Quite a few of those reading this are old enough to remember having watched the Charlie Brown television cartoons, especially during the holidays. Either we saw them when we were young or caught them later in life while half-watching with our children or grandchildren. It strikes me as funny now, but watching Linus with his blanket in tow always seemed normal to me. I don’t recall ever questioning the age appropriateness of his doing so. I suppose the fact that he was already in grade school, maybe even approaching middle school was completely lost on me.
Unlike Linus, we all grow up and find ourselves no longer in need of having to cuddle with our blankets, gnaw on our pacifiers, suck our thumbs or twirl our hair as we drift off to sleep. In time, each of us chooses to trade these early-stage “woobies” for sleeker and more acceptable versions. As adults, we are still prone to seek methods to self-assure in order to soothe the negative feelings inside of us. We pursue newer, less conspicuous preoccupations; trading old compulsions for versions 2.0 and beyond.
Evidently, some of the “woobies” that we reach for as adults are more acceptable than others. Compulsions that may lead to success in our careers, sculpting a perfect body, accumulating a long list of expensive possessions or winning the approval of our faith community might fly under the “dysfunction radar” of others. There are even times at which we unwittingly encourage others to be out of balance emotionally by virtue of what we honor and reward.
Conversely, there are more overt, detrimental and socially unacceptable fixations that lead to inevitable pain and self-contempt. The laundry list of those plaguing our world is a long one…abusing alcohol & drugs, gambling, cheating on a spouse, over-spending, over or under-eating, pornography, video games, and hoarding are just some of the more common vices.
I know that there are things in my life to which I am still inordinately attached. As committed as I am to living a balanced and focused life, I must admit that I remain broken in a variety of ways. I often struggle with worrying about what others think of me and there are days during which I am tempted to try to do too much; burdening myself and others with unrealistic expectations.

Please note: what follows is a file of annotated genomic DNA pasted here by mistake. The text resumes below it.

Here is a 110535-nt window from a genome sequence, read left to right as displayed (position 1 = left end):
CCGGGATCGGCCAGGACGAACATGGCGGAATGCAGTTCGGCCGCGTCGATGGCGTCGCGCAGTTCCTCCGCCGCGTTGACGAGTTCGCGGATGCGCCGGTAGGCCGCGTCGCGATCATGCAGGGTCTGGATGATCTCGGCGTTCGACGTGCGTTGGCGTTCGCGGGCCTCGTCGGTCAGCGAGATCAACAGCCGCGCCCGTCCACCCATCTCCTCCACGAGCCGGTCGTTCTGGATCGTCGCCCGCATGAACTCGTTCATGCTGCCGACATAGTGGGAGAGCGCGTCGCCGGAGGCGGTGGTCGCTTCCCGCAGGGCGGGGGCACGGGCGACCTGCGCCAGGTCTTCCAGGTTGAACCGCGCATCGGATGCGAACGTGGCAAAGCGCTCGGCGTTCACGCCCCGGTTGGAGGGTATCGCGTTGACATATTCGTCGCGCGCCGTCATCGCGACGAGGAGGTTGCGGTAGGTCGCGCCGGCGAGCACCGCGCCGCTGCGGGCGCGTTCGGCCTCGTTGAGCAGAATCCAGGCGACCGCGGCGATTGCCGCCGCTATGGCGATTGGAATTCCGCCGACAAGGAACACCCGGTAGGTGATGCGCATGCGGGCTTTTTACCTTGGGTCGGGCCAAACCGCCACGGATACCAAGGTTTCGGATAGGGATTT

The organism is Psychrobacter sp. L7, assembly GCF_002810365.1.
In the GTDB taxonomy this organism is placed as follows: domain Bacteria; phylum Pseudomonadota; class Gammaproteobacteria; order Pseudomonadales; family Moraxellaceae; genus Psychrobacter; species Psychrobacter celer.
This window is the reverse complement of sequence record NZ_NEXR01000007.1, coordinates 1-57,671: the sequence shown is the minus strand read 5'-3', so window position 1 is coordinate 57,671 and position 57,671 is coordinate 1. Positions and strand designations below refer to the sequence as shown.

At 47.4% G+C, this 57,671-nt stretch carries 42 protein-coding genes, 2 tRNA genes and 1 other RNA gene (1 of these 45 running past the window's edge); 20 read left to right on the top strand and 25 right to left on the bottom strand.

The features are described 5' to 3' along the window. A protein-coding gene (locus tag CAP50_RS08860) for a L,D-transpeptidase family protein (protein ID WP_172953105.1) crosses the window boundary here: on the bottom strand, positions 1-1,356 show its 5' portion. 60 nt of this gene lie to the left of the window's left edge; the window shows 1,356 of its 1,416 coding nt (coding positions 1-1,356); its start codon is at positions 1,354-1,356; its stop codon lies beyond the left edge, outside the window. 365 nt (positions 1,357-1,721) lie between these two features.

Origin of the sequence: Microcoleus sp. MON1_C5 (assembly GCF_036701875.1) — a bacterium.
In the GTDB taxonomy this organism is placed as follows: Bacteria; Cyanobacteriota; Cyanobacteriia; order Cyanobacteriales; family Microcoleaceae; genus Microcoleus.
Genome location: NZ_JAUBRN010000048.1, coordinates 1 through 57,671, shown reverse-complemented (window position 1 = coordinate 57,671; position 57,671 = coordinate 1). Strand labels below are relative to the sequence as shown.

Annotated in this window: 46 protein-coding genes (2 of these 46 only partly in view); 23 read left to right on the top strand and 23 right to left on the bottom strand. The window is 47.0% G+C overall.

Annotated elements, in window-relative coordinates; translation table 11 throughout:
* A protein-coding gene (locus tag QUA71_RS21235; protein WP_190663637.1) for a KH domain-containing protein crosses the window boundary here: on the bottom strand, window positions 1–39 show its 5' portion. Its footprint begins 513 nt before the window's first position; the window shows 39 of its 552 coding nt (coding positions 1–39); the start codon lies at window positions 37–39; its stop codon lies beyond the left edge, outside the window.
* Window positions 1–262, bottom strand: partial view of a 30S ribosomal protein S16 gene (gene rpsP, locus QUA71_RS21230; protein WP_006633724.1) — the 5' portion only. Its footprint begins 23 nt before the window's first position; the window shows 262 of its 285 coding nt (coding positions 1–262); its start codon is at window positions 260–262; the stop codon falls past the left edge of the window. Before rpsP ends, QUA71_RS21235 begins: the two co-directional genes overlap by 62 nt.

To assuage the negativity that builds inside of me as a result of my “-isms,” my fears, anxieties and what to label them, I sometimes reach for things that provide even a small dose of relief. When I find myself in cramped emotional jams, I may try to over-function in an attempt to control my physical environment. In similar circumstances, I might instead seek to retreat deep inside myself in order to protect myself from inevitable disappointment or personal responsibility. I am grateful that these “woobies”…my personal placebos are more obvious to me now than they have been in the past. As a result, I am better prepared to resist when I feel myself reaching for them out of fear or habit.
Whether or not our time-tested and trusted “woobies” are socially acceptable is not the real issue; ultimately, these are merely different sides of the same coin. We get rooted in believing that things bring us comfort and ignore how we set ourselves up for disappointment. The avoidance of pain is an intrinsic human desire; no one should be made to feel embarrassed or ashamed for wanting to find peace and comfort in this life.
We can easily let ourselves believe that SOMETHING outside of us provides a deeper sense of security. We lose sight of the fact that what we see and touch can be taken from us. It works best for me when I live in the knowledge that what I love and what I believe is self-sustaining and cannot be taken from me or cause me to stoop below my life’s purpose.
Thomas “TD” Dierker
Live like you’re dying…. cause you are!